|0–10 cm||10–20 cm||0–10 cm||10–20 cm||0–10 cm||10–20 cm||0–10 cm||10–20 cm|
|SBD (g cm−3)||0.9386 ± 0.15aA||1.1744 ± 0.11aA||0.9843 ± 0.20aAB||1.2243 ± 0.20aA||0.9881 ± 0.14aAB||1.2271 ± 0.12aA||1.1158 ± 0.07aB||1.3168 ± 0.16aA|
|SWC (%)||30.1 ± 8.3aA||25.9 ± 5.3aA||31.5 ± 6.3aA||33.8 ± 7.9aA||26.3 ± 8.7aA||28.4 ± 11.3aA||28.6 ± 8.9aA||30.4 ± 9.6aA|
|SOC (g kg−1)||66.66 ± 23.30aA||34.46 ± 9.89bA||88.46 ± 42.2aA||42.15 ± 28.42bA||72.14 ± 34.59aA||43.72 ± 21.81bA||71.29 ± 16.32aA||42.89 ± 22.30bA|
|TN (g kg−1)||3.32 ± 0.84aA||1.91 ± 0.52bA||6.72 ± 2.66aB||3.99 ± 1.87bB||5.64 ± 2.05aAB||3.32 ± 1.73bB||5.98 ± 1.26aB||3.84 ± 1.68bB|
|AN (mg kg−1)||221.51 ± 114.82aA||132.20 ± 14.25bA||335.84 ± 142.11aB||246.68 ± 122.45aB||276.05 ± 98.97aAB||164.69 ± 93.25bA||218.31 ± 104.23aA||135.47 ± 61.57bA|
|TP (g kg−1)||0.313 ± 0.075aA||0.209 ± 0.051bA||0.376 ± 0.216aA||0.230 ± 0.075aA||0.194 ± 0.068aA||0.210 ± 0.118aA||0.305 ± 0.103aA||0.294 ± 0.105aA|
|AP (mg kg−1)||14.88 ± 6.39aA||6.44 ± 1.54bA||31.05 ± 8.99aB||9.25 ± 2.93bA||30.16 ± 13.13aB||17.08 ± 11.29bB||19.41 ± 6.45aA||11.95 ± 6.51bAB|
|TK (g kg−1)||4.10 ± 0.09aA||4.12 ± 0.08aA||4.05 ± 0.08aA||4.09 ± 0.09aA||4.06 ± 0.31aA||4.08 ± 0.37aA||4.19 ± 0.13aA||4.19 ± 0.21aA|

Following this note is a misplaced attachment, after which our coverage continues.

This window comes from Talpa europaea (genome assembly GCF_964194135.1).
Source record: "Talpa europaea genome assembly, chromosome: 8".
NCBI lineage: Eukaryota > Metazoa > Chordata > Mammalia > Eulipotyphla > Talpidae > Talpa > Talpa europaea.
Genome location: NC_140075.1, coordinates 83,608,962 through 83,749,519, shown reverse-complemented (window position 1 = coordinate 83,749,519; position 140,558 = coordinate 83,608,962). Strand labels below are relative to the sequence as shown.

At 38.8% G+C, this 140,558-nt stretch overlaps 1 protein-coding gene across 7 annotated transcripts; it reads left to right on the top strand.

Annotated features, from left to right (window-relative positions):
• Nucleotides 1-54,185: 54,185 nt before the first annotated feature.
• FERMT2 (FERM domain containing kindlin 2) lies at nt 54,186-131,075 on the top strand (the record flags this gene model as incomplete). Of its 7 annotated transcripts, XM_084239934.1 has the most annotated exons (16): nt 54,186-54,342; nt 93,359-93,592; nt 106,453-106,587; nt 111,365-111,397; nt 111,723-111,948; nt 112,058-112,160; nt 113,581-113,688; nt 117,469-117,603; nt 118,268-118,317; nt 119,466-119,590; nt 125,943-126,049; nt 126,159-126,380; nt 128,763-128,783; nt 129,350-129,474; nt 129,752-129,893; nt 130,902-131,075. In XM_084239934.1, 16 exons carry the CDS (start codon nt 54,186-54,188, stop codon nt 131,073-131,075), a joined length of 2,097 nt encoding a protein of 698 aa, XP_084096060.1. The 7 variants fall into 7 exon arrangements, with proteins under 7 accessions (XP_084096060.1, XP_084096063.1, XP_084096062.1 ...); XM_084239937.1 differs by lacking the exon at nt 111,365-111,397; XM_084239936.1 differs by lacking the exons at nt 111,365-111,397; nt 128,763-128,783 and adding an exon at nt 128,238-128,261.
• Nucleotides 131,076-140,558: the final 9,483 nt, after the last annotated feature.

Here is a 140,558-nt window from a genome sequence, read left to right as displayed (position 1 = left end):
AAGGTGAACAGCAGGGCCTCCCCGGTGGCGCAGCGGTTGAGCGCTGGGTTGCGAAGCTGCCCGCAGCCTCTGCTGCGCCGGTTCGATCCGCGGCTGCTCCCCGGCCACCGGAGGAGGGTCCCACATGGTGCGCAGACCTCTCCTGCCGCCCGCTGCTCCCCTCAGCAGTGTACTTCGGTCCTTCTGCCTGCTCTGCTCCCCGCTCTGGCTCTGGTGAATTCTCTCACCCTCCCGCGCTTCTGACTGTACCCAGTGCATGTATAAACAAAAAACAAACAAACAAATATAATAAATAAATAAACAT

|AK (mg kg−1)||74.87 ± 6.14aA||62.23 ± 9.42bA||77.75 ± 8.72aA||56.37 ± 12.33bA||84.98 ± 5.65aB||75.34 ± 7.54bB||87.05 ± 6.42aB||72.71 ± 9.36bB|
The values with different lowercase superscripts mean significant difference between two soil layers under the same thinning intensity (p < 0.05), values with different capital letter superscripts mean significant difference among four thinning treatments in the same soil layer (p < 0.05).
Effects of thinning intensity on nutrients in soil
The concentrations of TN, TP, TK, AN, AP, and AK in different thinning plots were presented in Fig. 6 and Table 3. The variations of TN concentrations in both the 0–10 cm and 10–20 cm soil layers followed: LIT > HIT > MIT > CON (Fig. 6A). The AN contents in the top layer followed: LIT > MIT > CON > HIT, and LIT > MIT > HIT > CON for the deep layer (Fig. 6B). Unlike the TN in forest soils, no significant differences were observed in the TP and TK content under different thinning grades and soil layers. The TP content in soils were in the order of LIT > CON > HIT > MIT for the top layer and HIT > LIT > MIT > CON for the deep layer (Fig. 6C), respectively. Thinning caused different amounts of increase of AP content in different plots and LIT and MIT were significantly higher than CON and HIT in the top layer, however, MIT had the highest concentration of AP for the deep layer and MIT and HIT were significantly higher than CON and LIT (Fig. 6D). Thinning intensities had no significant effect on the TK contents but the mean AK contents in the MIT and HIT plots were higher than CON and LIT for both the top and deep layers, respectively (Figs. 6E and 6F), indicating that high intensity thinning had a significant positive effect on promoting AK concentrations.